This course focuses on the origin and development of rhetoric and rhetorical theory during the classical period. The course begins in the pre disciplinary stage of Homer and the Sophists and examines such works as Homer's Iliad, Gorgias' Encomium of Helen, and Isocrates' Antidosis. The course then moves to Plato's Gorgias and Phaedrus and the "disciplinizing" efforts of Aristotle (On Rhetoric). Finally, the course examines the efforts of Cicero (On Invention, Orator, and On the Orator), Quintilian (Institutes of Oratory), and Augustine (On Christian Doctrine) to reunite philosophy and rhetoric and include ethics within the realm of rhetoric. Students learn how rhetorical theories are generated out of the specific needs of particular political and social contexts. In addition, students examine the influence of literacy on human interaction and the study of rhetoric in particular. Finally, students trace the relationship between rhetoric and philosophy from pre-Platonic unity, through Plato's bifurcation, and finally to the attempts at reunification by Aristotle, Cicero, and Quintilian. This course is offered in the spring semester.
Prerequisites: none
Credit: 1
Distribution: Literature/Fine Arts
Equated Courses: RHE-320

CLA-287 Independent Study

Enrollment through Instructor and Department Chair approval.
Prerequisites: none
Credits: 0.5-1
Distribution: Literature/Fine Arts

CLA-288 Independent Study

Enrollment through Instructor and Department Chair approval.
Prerequisites: none
Credits: 0.5-1
Distribution: Literature/Fine Arts

CLA-387 Independent Study

Students wishing to pursue independent study in Classical Civilization should plan their project with the instructor who is to supervise.
Prerequisites: none
Credits: 0.5-1
Distribution: Literature/Fine Arts

CLA-388 Independent Study

Students wishing to pursue independent study in Classical Civilization should plan their project with the instructor who is to supervise.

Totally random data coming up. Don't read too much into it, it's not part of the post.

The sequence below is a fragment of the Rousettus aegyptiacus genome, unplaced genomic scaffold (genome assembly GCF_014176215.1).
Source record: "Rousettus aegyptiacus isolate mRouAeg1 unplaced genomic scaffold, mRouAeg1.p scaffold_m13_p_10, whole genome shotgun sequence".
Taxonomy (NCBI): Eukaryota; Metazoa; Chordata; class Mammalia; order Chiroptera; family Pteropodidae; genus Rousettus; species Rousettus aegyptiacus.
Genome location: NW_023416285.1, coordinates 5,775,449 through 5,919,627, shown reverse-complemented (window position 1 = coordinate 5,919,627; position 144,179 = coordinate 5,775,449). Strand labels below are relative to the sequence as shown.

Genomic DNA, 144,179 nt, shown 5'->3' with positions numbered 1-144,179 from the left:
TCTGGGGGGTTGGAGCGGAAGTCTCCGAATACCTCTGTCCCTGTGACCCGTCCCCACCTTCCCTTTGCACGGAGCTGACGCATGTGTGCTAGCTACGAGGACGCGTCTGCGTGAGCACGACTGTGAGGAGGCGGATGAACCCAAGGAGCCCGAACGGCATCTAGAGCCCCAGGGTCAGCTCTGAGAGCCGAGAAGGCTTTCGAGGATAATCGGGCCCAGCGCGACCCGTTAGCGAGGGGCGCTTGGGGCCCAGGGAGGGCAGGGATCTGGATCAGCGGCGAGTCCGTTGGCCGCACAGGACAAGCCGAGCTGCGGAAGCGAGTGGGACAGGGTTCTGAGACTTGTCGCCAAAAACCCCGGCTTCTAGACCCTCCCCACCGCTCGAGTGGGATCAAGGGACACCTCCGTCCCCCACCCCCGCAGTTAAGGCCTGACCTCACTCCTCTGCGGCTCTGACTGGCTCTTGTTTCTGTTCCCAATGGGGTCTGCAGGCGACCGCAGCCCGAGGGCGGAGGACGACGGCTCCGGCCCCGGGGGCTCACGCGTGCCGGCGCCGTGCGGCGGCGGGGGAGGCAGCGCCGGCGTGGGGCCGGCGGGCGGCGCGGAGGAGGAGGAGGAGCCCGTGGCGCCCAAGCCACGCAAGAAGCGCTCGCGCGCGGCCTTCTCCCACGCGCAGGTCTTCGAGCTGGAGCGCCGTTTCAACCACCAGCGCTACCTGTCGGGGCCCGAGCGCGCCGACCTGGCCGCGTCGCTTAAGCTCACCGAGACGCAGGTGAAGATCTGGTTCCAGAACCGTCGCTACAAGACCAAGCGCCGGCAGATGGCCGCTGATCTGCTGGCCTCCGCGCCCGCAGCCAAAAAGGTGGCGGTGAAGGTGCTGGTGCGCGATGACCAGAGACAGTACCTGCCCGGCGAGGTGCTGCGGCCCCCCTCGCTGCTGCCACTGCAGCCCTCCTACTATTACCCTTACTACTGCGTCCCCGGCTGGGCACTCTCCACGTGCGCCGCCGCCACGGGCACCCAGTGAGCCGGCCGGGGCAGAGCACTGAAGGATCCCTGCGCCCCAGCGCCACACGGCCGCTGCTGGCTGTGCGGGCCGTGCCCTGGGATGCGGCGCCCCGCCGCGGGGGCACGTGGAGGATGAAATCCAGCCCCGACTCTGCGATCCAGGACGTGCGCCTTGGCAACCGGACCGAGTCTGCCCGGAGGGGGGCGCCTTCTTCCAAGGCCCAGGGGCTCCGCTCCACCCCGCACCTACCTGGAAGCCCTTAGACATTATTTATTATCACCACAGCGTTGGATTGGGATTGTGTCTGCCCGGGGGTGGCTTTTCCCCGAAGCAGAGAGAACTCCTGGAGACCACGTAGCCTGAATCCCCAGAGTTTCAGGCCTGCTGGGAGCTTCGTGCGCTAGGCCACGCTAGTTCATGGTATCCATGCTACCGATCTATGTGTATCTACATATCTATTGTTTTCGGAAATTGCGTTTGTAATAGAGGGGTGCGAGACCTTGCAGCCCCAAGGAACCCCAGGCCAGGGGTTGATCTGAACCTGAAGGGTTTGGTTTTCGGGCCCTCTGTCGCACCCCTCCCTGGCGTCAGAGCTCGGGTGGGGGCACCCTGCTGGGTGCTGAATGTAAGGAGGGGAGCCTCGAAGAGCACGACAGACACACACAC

Prerequisites: none
Credits: 0.5-1
Distribution: Literature/Fine Arts

CLA-400 Senior Reading

This is a seminar on a selected topic with a paper supervised by a member of the department.
Prerequisites: none
Credit: 1
Distribution: Literature/Fine Arts

CLA-487 Independent Study

Enrollment through Instructor and Department Chair approval.
Prerequisites: none
Credits: 0.5-1
Distribution: Literature/Fine Arts

CLA-488 Independent Study

Enrollment through Instructor and Department Chair approval.
Prerequisites: none
Credits: 0.5-1

CLA-IND Independent Study

Students may enroll in independent study courses for 0.5 or 1 course credit(s), with the approval of a supervising faculty member, the appropriate department/program chair, and the student's advisor. Registration forms for independent study are available in the Registrar's Office.
Prerequisites: none
Credits: 0.5-1

Jessica Blum

Jeremy Scott Hartnett (chair)

David P Kubiak

Bronwen Wickkiser

Secondary Licensure Program

The Department of Education Studies offers a minor in Education Studies, and an additional licensure preparation program for students interested in becoming licensed to teach at the secondary level (middle and high school grades 5-12). With a major in this department and a minor in Education Studies, students may also choose to complete the licensure preparation program by applying in the spring of the junior year. For more information about the licensure program, students are advised to meet with faculty in the Department of Education Studies. Requirements for the minor and licensure preparation program are outlined in the Department of Education Studies section of the Academic Bulletin.